Finding The Right Motivation

Everyone is looking for motivation. Parents wonder how to motivate their kids to work hard at school. Employers offer bonuses to motivate their staff to meet productivity goals. We make bets with friends to help motivate us to lose weight. A coach sets goals to motivate the team to work hard in the off-season program.

Motivation is important because we know that without it we won’t excel or improve in any area of our life. Sure we might continue to go through the motions but our heart won’t be in it and our performance will suffer.

The same is true when it comes to our walk with God. Without the proper motivation, the Christian life can easily descend into duty and drudgery. And when that happens, our faith suffers.

So what should motivate us to obey God and walk with him? Some obey hoping to receive God’s blessings: “If I obey God, then things will go well for me.” Others obey out of fear: “God might do something terrible to me or my family if I don’t live the way he wants me to live.” Still others are motivated by the approval of their peers: “I want to be seen as the best Christian in my small group.”

The problem is that these motivations are more self-centered than God-centered. They treat God as if he were merely a stepping-stone to the good life, using him as a means to get what we really want: a comfortable life or the recognition of others. And while these motivations may affect our behavior, they won’t change our heart, which is where our walk with God resides.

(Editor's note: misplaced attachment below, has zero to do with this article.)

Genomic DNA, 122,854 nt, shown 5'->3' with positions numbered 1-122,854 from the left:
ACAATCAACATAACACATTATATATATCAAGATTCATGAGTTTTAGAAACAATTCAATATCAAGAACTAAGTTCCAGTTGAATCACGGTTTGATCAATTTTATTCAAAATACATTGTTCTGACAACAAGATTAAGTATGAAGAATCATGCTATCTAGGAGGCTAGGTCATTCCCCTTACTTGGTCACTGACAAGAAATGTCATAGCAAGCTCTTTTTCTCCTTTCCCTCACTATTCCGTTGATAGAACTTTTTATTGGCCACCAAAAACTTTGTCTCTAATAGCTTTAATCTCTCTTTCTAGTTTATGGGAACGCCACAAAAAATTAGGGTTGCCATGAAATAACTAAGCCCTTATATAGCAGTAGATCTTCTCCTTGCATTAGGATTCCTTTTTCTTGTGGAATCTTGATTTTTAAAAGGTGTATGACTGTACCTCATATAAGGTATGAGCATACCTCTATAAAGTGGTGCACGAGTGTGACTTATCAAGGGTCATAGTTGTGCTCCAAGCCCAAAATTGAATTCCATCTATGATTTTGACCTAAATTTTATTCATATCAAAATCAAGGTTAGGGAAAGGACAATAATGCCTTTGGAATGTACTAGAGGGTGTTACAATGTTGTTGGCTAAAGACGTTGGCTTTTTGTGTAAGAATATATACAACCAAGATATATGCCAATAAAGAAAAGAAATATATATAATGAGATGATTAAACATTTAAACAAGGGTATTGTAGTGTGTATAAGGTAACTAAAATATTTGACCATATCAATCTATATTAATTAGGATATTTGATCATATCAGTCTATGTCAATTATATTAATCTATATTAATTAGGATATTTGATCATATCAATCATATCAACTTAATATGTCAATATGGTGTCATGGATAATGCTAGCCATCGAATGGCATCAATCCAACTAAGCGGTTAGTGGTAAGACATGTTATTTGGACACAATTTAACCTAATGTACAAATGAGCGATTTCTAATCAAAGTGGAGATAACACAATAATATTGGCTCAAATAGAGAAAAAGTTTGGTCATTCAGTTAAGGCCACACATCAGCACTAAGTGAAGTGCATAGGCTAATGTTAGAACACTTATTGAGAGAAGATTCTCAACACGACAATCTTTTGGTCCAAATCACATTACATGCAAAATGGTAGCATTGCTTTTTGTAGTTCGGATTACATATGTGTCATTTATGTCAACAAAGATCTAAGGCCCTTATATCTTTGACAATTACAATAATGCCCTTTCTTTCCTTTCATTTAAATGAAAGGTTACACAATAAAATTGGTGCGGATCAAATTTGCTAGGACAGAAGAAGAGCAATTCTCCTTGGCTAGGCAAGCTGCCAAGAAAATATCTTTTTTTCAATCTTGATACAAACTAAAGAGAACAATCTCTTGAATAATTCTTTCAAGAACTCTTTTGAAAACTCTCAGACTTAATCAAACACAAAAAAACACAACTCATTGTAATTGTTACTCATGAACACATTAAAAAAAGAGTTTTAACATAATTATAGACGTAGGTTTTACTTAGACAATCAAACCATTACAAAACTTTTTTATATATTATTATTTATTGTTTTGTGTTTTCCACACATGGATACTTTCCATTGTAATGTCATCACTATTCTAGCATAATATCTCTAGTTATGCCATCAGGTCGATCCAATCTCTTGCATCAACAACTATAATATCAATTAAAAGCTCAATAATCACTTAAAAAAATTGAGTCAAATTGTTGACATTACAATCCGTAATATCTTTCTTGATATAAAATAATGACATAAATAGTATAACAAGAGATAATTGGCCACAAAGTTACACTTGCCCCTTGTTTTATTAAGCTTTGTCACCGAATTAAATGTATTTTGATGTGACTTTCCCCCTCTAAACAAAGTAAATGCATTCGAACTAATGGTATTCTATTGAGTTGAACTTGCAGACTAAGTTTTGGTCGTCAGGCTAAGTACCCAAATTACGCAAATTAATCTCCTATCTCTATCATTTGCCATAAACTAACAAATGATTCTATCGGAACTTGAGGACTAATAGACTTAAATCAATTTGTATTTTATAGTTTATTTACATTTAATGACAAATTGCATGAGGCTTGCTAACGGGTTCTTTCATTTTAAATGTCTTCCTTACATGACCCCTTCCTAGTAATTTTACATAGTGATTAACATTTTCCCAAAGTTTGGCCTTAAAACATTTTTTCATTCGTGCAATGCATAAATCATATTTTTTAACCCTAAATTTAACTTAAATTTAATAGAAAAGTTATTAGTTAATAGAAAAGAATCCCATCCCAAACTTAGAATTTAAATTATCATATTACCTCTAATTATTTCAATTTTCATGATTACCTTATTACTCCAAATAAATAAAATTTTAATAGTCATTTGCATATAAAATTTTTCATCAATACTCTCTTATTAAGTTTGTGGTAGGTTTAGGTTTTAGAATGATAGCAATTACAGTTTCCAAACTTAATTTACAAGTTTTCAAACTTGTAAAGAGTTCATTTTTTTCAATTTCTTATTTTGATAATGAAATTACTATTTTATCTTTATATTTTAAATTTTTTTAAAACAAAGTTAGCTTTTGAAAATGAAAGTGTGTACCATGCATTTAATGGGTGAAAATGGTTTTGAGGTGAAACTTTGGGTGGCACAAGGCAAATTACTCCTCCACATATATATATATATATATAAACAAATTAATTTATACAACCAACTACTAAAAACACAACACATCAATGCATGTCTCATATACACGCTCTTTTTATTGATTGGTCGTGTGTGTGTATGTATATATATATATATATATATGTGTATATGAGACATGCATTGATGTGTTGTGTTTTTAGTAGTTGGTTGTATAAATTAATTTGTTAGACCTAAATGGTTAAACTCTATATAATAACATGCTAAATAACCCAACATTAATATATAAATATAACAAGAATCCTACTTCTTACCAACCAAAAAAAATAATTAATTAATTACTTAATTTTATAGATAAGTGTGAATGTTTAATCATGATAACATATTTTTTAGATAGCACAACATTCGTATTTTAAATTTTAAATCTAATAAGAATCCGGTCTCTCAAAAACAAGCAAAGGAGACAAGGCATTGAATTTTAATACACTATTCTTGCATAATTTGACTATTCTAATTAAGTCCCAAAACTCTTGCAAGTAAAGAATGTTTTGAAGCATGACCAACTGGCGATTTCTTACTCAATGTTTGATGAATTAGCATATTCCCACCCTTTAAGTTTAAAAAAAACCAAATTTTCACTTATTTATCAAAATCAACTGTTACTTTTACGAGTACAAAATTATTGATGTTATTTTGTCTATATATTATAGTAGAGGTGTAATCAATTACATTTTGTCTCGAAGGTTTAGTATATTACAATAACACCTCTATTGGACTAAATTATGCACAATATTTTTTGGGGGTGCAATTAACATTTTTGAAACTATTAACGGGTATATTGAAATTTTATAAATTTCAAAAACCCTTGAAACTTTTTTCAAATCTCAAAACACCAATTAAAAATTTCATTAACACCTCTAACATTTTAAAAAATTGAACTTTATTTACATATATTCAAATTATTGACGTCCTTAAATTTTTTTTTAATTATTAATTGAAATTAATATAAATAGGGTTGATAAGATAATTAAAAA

As you read through the Bible, you begin to see the prominent role that God’s promises play in the Christian life. Nowhere is that seen more clearly then in Hebrews 11 where we are told that Abraham “by faith…was looking forward to the city that has foundations, whose designer and builder is God” (Hebrews 11:9-10) and that “By faith Moses…considered the reproach of Christ greater wealth than the treasures of Egypt; for he was looking to the reward” (Hebrews 11:24, 26).

One time a group of Pharisees asked Jesus what works God requires. Jesus answered, “The work of God is this: to believe in the one he has sent” (John 6:29). So you might say that the proper motivation to live the Christian life is to believe that God’s promises are true and that he will meet your soul’s deepest longings.

The more we believe that Jesus is our satisfaction, the less appealing sexual immorality will be. The more that we believe that he is our security, the less inclined we will be to seek our security in people or savings or career. The more we believe that Jesus is our future reward, the more motivated we will be to live a life of sacrifice and service. In other words, the more we really do believe the promises of God in the gospel, the more we really will walk with God.

The truth is that we are all a lot like the man described in Mark 9. When he approached Jesus asking for his son to be healed, Jesus responded by asking him whether he believed. The man was very honest when he said, “I do believe. Help me with my unbelief.” Every Christian can identify with that statement because at every moment in our lives we are all somewhere on that continuum between belief and unbelief. Our daily prayer should be to ask God to increase our belief in him and his promises.

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